Devyn at Mormon Mentality has a post asking something that gets a fair amount of airtime around the LDS blogs: Married Mormon Graduate Students On Welfare – Is It Right? As seems to happen quite a lot when this issue arises, there are some commenters slinging around some pretty heavy (and silly) condemnations. For some reason all the WordPress blogs, including this one and that one, decided today that I’m a spammer, so I can’t respond to the arguments being made there, so I’ll do it here. I refuse to be silenced by the iron Akismet fist.
The sentences in italics are paraphrases of some of the ideas that have been put forward by various commenters.
Programs like WIC and Medical Assistance were not designed for graduate students who will be making a decent living in a few years. They are for the truly poor.
This is not true. You may wish that the programs were only designed for people who you feel deserve them, but they are designed for the people that qualify for them. That’s how you design a benefits program: by setting the criteria by which people qualify. If the government wanted to exclude people with certain circumstances, it could do so. It could exclude married people seeking advanced degrees. But it doesn’t. If you match the criteria, the program is designed for you.
These programs are only for people who have hard times because of unforseen circumstances. One should not plan on using them.
Again, who the programs are for is determined by who qualifies for them. Maybe you think that there shouldn’t be programs that help graduate students with children, which is fine. Talk to your elected representatives.
It’s not obvious to me that it’s morally wrong for people to plan on using government assistance on their way to greener financial pastures or to not wait to have kids until they can afford them without government assistance.
Before you condemn people who do this, at the very least you should understand what you are asking people who qualify for these programs to do. You want them to not use a resource that’s available to them and to not take that resource into consideration when making family planning decisions. It’s like condemning people who are strapped for cash for accepting Uncle Fred’s offer to help a little with the rent, or condemning people who decide to have kids knowing that that will mean that they’ll have to accept Uncle Fred’s offer. Sure, when it’s Uncle Sam, the offered money comes from taxes, but Joe and Sally Grad Student’s decision to use the resources offered them isn’t going to increase anybody’s taxes.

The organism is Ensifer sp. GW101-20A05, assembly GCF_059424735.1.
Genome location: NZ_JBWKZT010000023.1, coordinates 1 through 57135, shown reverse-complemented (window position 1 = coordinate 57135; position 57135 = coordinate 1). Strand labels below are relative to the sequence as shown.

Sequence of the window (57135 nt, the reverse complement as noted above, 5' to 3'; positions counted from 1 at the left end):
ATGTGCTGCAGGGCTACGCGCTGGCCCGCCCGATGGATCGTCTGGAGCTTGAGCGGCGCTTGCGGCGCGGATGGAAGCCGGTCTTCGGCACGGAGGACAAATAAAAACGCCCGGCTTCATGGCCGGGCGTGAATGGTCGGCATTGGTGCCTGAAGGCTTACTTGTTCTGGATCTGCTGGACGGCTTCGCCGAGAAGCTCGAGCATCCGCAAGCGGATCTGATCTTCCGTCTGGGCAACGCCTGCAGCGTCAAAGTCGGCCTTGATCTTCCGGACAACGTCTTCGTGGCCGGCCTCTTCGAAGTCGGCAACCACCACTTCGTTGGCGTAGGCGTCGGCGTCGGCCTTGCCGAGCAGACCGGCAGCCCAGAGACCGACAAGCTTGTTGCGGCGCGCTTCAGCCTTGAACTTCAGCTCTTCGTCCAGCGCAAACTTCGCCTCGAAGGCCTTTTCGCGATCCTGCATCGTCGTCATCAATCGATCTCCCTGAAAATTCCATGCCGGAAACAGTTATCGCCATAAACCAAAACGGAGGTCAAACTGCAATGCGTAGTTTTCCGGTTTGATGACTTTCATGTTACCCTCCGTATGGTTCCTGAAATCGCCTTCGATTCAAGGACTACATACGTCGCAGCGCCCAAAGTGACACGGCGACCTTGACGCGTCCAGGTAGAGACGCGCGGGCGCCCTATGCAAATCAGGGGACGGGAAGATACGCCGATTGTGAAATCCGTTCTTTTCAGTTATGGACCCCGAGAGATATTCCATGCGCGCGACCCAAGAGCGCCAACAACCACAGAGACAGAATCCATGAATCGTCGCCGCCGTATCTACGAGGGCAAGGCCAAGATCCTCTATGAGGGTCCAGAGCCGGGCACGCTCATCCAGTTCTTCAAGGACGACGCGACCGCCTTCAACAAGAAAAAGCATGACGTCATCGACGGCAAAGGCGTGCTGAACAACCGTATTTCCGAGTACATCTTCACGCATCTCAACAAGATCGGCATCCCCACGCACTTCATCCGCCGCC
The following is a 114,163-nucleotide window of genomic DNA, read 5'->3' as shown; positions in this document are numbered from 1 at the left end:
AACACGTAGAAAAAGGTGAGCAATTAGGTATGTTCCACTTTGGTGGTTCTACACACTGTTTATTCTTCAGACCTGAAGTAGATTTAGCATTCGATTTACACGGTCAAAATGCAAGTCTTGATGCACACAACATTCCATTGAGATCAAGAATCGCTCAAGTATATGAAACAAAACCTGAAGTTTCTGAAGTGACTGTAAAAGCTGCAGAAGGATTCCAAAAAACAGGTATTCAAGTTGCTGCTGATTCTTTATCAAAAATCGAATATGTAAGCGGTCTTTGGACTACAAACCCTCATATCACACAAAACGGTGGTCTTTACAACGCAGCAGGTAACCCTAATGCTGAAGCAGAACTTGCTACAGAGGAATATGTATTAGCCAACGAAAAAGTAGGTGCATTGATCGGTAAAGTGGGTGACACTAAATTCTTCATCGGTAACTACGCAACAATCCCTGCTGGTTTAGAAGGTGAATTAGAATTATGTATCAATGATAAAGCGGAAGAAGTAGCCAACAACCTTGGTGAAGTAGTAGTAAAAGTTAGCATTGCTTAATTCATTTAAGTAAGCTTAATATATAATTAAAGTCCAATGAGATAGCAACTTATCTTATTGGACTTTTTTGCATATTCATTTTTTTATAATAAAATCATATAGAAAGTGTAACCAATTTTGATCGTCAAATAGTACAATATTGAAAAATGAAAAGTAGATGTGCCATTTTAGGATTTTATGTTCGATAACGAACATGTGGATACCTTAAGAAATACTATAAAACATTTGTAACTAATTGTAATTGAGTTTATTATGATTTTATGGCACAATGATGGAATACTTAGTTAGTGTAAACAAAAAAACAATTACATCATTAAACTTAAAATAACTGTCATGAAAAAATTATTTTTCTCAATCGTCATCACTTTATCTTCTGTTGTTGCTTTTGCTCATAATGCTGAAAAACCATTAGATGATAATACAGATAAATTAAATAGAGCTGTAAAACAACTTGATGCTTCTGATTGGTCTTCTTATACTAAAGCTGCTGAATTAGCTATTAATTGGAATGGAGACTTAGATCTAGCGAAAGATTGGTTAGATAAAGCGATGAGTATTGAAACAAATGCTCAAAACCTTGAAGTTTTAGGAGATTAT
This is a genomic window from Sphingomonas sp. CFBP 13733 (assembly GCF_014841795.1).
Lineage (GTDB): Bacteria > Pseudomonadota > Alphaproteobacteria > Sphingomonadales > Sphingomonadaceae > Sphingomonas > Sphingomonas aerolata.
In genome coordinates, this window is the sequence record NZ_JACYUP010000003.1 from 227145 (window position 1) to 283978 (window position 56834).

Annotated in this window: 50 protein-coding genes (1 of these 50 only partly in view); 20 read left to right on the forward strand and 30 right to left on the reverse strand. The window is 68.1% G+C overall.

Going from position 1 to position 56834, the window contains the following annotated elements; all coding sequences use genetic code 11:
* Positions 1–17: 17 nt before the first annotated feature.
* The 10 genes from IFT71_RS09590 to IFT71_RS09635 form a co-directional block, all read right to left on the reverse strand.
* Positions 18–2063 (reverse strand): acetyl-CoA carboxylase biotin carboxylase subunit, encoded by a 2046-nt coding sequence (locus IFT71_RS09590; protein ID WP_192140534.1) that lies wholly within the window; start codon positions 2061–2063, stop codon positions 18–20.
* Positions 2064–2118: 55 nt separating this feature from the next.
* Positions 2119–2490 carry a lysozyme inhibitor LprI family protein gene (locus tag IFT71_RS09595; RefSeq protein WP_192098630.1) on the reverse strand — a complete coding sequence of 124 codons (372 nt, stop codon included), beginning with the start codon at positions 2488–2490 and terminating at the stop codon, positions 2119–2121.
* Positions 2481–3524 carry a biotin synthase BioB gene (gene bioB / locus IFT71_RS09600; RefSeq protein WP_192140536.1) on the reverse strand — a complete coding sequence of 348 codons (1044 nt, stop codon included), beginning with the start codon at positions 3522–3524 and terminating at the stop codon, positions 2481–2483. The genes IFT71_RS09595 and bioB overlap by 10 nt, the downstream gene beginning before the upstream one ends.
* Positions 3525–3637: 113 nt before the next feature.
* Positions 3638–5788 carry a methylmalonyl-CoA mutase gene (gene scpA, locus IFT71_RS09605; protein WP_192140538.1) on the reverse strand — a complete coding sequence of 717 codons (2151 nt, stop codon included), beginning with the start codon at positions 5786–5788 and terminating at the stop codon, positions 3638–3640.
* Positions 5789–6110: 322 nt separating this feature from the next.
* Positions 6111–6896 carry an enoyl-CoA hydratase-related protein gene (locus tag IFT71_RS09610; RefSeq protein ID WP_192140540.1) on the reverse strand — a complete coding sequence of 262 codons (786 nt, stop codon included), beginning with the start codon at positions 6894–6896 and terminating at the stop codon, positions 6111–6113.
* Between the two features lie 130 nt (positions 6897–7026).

Joe and Sally’s great offense is that they take advantage of a resource that is available to them. They didn’t ask for it to be available. They didn’t behave foolishly and then go begging for help. The programs were put in place by the community through the democratic process. If you don’t think it should be available to them, fine. Again, talk to your elected community leaders. But don’t condemn them for making rational decisions.
Much of the condemnation of Joe and Sally rests on the premise that it is wrong to take government assistance when it’s not absolutely necessary and not due to bad luck. But not many people really believe this. It’s never absolutely necessary to take government subsidized student loans, for example, but everybody seems to feel OK about taking that handout (yes, it is a handout—the government pays interest so you don’t have to). People could instead work full time and go to school part time and put off child bearing until they’re completely done with education. Or they could skip higher education all together and make a decent living working their way up at Wal-Mart and put off child bearing until they reach management.
Nobody who takes government subsidized student loans has the moral authority to condemn people who decide to have children subsidized by government assistance. If you took a government subsidized loan, you took a handout that you could have done without.
But an educated person is an asset to society. So are children. Especially children who are highly likely to pay a lot of taxes over their lifetime, such as children of graduate and professional students.
But government investment in my education was just smart economics. So is government investment in the bearing of children and their subsequent health care and nutrition.
Church leaders teach that we should be self reliant. Taking government assistance is not self reliance.
Church leaders also teach that we should avoid debt, but there are times when debt is acceptable on the way to better financial circumstances. To my knowledge, Church leaders have been silent of late on the question of taking government assistance on the way to better financial circumstances. But I’d be willing to bet that some General Authorities have received government handouts and that some of their children are currently doing so. I’m not saying that that makes it right. Just that I can’t see them getting on board with condemnation of married grad students taking some government assistance on the way to better financial circumstances.
In the end, I’m agnostic on whether or not married grad students should accept government assistance if they don’t absolutely have to, or when people should have children. But I’m not agnostic on whether or not we should condemn people for the decisions they make in regards to these issues: we shouldn’t.